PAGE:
Get us in your inbox

Lisa Harris

Lisa Harris

Articles (4)

The 18 best restaurants in York

The 18 best restaurants in York

York is of course known for its rich history and culture, but alongside this it also stands as being a serious foodie destination in the UK. It boasts an eclectic array of restaurants, ranging from traditional tea rooms to globally-inspired and award-winning fine-dining. Each of the city’s ‘gates’ come with its own distinctive food offering. Castlegate is where to head for touristy bistros right next to the castle (a can’t-miss thing to do in York). Casual lunch options abound on Fossgate and Walmgate. And Gillygate offers a slew of brilliant low-key cafés largely free of the tourist hordes. Spark:York and the Shambles markets are burgeoning street food hubs, while Micklegate has been revitalised as York’s most exciting area if you’re into your independent eateries. Just as the city’s bars and pubs go big on diversity, there really is something to suit every taste in our pick of the best restaurants in York. RECOMMENDED:The best Airbnbs in YorkThe best York hotels

The 22 best Durham restaurants

The 22 best Durham restaurants

Cobbled streets, an imposing castle and romantic bridges make Durham a worthy UNESCO World Heritage site, filled with can't-miss things to do—but it is the best Durham restaurants that will truly impress you. Go high-end with views of the River Wear or dig into a dirty burger in the studenty Viaduct area. Durham has a compact centre because of how the river hairpins through the city, which means many of the best places to eat sit along Saddler Street and around the castle.

The 17 best restaurants in Lincoln

The 17 best restaurants in Lincoln

This East Midlands city is a great foodie destination, with quaint cobbled streets and medieval buildings housing the best restaurants in Lincoln. Uphill, find the Cathedral Quarter and all the major tourist sites, while downhill sits the city centre. The narrow, pedestrianised Steep Hill, which connects the two, and the elegant Brayford Wharf waterfront at the bottom of the town is where you'll find plenty of eateries. Visitors can rest assured they won't go hungry here, considering the town is famous for its pork sausages, Poacher cheese, plum loaf and beers - but that doesn't mean Lincoln is short on variety either. Whether it's a sturdy steak, refined al a carte or something more adventurous, there are options aplenty. Which means that eating a whole lot of food is one of the very best things to do in Lincoln. Ready to taste your way through the local delicacies?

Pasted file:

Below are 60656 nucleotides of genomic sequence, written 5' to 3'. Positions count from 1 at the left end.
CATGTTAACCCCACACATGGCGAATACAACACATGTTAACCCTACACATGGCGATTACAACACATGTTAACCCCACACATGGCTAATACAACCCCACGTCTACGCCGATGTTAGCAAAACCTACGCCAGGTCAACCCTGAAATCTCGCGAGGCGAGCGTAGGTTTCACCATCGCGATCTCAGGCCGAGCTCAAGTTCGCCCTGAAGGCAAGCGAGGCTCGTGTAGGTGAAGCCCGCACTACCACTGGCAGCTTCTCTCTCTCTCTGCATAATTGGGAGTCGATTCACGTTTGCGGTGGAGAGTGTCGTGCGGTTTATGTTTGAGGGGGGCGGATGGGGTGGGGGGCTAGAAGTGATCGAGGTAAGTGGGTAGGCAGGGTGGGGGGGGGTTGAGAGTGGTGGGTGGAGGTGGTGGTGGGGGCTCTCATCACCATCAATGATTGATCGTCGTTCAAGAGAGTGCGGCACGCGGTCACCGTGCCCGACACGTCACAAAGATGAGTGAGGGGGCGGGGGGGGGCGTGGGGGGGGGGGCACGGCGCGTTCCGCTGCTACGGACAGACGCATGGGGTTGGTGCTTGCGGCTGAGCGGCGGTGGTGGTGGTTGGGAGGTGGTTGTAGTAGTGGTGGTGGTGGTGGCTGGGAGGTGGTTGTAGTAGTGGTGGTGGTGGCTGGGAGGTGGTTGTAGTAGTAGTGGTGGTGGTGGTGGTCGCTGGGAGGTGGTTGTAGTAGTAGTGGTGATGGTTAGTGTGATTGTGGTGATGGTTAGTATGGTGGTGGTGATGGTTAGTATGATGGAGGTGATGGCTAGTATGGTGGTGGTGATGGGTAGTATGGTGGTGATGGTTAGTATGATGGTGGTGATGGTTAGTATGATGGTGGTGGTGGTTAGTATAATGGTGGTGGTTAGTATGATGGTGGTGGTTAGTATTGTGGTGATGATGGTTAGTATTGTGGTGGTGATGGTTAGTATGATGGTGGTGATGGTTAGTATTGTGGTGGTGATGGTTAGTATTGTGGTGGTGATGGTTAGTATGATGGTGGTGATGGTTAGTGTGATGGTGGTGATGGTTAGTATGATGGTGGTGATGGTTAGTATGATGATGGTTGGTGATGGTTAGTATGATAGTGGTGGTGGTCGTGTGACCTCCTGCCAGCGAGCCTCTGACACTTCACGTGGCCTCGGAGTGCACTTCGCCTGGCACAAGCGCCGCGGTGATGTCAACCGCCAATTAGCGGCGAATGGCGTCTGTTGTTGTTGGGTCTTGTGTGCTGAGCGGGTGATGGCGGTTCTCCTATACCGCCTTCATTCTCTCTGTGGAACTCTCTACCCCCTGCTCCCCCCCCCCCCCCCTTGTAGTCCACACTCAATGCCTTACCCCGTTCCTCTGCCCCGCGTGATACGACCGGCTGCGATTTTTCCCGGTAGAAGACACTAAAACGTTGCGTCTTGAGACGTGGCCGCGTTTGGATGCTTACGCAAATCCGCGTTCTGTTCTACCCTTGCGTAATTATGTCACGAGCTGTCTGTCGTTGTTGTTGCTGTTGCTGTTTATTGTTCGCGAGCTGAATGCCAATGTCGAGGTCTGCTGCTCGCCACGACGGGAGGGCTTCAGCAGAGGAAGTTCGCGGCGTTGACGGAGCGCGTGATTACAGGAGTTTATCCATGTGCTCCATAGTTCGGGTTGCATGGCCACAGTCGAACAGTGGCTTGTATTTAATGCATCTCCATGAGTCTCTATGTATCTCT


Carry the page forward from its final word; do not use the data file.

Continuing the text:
The 16 best restaurants in Plymouth

The 16 best restaurants in Plymouth

Plymouth is sandwiched between Dartmoor and the English Channel, so its kitchens are stocked with the best local ingredients from land and sea, not to mention fresh produce coming up from the West Country. You’ll find many good restaurants in Barbican between the Guildhall and the theatre, while others cluster along the waterfront, in Sutton Harbour, and in the Grade I-listed Royal William Yard redevelopment along the River Tamar (a must-visit if you're looking for things to do in Plymouth). 

Listings and reviews (15)

The Elgin

The Elgin

4 out of 5 stars

The Elgin is clearly a locals’ favourite: most tables were either reserved or already full by 6pm on a Tuesday. Downstairs is like a classy mate’s living room with slouchy sofas, ultra friendly staff and ad hoc vintage furnishings. It even does table service and there are lots of coat hooks in thoughtful places, which is always a sign of a good pub. Upstairs is more candlelit, with old-school tables and huge windows. Knowledgeable bar staff were hosting a wine tasting on the table next to us for punters having a wedding there soon, and they were just as informed about the food and seasonal ingredients, too. The menu combines pub comfort food (signature cheeseburger, steak, cheese platter) with foodie flourishes like locally supplied meats, milk and cream from Northiam Dairy, and a sprinkling of fancy ingredients like sumac, cultured butter and pink peppercorns. This is the kind of pub where you order chips but they’re triple-fried and come with chorizo ketchup. Everything we ate was on-point, kicking off with grown-up bar snacks of gordal olives and sardines on toast. Small plates made for easy sharing, like the crisp salt cod croquettes, or ricotta gnudi beautifully presented in a heavy earthenware dish with grilled peas, smoked garlic dressing and a satisfyingly wobbly egg yolk. For mains, vegetarian wellington was stuffed with smoky aubergines, courgette and fennel seeds wrapped in buttery homemade pastry. A side of grilled hispi cabbage was gargantuan, but the petticoat l

Mama's Kubo

Mama's Kubo

4 out of 5 stars